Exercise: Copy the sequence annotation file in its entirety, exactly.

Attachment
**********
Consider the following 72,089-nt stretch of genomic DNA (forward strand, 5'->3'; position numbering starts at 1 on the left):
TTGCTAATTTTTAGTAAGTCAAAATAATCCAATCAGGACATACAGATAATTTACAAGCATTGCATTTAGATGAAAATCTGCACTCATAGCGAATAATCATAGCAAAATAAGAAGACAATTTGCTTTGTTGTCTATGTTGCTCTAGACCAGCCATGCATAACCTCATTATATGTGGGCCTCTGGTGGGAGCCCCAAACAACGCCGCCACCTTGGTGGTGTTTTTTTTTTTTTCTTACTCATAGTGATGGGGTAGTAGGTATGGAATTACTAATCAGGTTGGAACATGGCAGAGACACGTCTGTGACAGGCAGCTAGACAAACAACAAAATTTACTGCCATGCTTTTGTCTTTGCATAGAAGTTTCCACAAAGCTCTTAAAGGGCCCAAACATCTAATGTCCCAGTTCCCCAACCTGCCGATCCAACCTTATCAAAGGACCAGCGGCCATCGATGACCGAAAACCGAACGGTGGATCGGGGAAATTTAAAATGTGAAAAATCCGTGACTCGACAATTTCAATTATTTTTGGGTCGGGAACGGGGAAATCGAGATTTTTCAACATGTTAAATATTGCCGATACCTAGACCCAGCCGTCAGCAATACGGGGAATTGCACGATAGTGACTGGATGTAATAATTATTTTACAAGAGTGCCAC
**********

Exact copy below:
Consider the following 72,089-nt stretch of genomic DNA (forward strand, 5'->3'; position numbering starts at 1 on the left):
TTGCTAATTTTTAGTAAGTCAAAATAATCCAATCAGGACATACAGATAATTTACAAGCATTGCATTTAGATGAAAATCTGCACTCATAGCGAATAATCATAGCAAAATAAGAAGACAATTTGCTTTGTTGTCTATGTTGCTCTAGACCAGCCATGCATAACCTCATTATATGTGGGCCTCTGGTGGGAGCCCCAAACAACGCCGCCACCTTGGTGGTGTTTTTTTTTTTTTCTTACTCATAGTGATGGGGTAGTAGGTATGGAATTACTAATCAGGTTGGAACATGGCAGAGACACGTCTGTGACAGGCAGCTAGACAAACAACAAAATTTACTGCCATGCTTTTGTCTTTGCATAGAAGTTTCCACAAAGCTCTTAAAGGGCCCAAACATCTAATGTCCCAGTTCCCCAACCTGCCGATCCAACCTTATCAAAGGACCAGCGGCCATCGATGACCGAAAACCGAACGGTGGATCGGGGAAATTTAAAATGTGAAAAATCCGTGACTCGACAATTTCAATTATTTTTGGGTCGGGAACGGGGAAATCGAGATTTTTCAACATGTTAAATATTGCCGATACCTAGACCCAGCCGTCAGCAATACGGGGAATTGCACGATAGTGACTGGATGTAATAATTATTTTACAAGAGTGCCAC